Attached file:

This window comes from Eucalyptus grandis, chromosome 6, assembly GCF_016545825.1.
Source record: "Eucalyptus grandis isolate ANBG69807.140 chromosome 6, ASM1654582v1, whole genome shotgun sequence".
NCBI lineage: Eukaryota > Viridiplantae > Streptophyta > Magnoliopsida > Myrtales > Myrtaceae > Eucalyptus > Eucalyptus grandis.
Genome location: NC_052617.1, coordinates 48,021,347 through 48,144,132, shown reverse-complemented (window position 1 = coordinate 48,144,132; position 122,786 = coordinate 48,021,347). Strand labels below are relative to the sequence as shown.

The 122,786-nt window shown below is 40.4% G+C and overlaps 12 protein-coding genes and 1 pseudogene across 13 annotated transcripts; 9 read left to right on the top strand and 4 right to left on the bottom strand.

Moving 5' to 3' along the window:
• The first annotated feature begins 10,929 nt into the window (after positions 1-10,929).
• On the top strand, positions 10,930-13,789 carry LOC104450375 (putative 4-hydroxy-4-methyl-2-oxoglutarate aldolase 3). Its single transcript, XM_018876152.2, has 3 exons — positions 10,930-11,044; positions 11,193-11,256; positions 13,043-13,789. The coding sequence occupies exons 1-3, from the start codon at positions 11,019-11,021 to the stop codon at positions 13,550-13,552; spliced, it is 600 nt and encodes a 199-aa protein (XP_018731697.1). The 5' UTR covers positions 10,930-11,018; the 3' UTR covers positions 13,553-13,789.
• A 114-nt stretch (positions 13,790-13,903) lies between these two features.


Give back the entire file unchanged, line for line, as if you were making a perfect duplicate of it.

This window comes from Eucalyptus grandis, chromosome 6, assembly GCF_016545825.1.
Source record: "Eucalyptus grandis isolate ANBG69807.140 chromosome 6, ASM1654582v1, whole genome shotgun sequence".
NCBI lineage: Eukaryota > Viridiplantae > Streptophyta > Magnoliopsida > Myrtales > Myrtaceae > Eucalyptus > Eucalyptus grandis.
Genome location: NC_052617.1, coordinates 48,021,347 through 48,144,132, shown reverse-complemented (window position 1 = coordinate 48,144,132; position 122,786 = coordinate 48,021,347). Strand labels below are relative to the sequence as shown.

The 122,786-nt window shown below is 40.4% G+C and overlaps 12 protein-coding genes and 1 pseudogene across 13 annotated transcripts; 9 read left to right on the top strand and 4 right to left on the bottom strand.

Moving 5' to 3' along the window:
• The first annotated feature begins 10,929 nt into the window (after positions 1-10,929).
• On the top strand, positions 10,930-13,789 carry LOC104450375 (putative 4-hydroxy-4-methyl-2-oxoglutarate aldolase 3). Its single transcript, XM_018876152.2, has 3 exons — positions 10,930-11,044; positions 11,193-11,256; positions 13,043-13,789. The coding sequence occupies exons 1-3, from the start codon at positions 11,019-11,021 to the stop codon at positions 13,550-13,552; spliced, it is 600 nt and encodes a 199-aa protein (XP_018731697.1). The 5' UTR covers positions 10,930-11,018; the 3' UTR covers positions 13,553-13,789.
• A 114-nt stretch (positions 13,790-13,903) lies between these two features.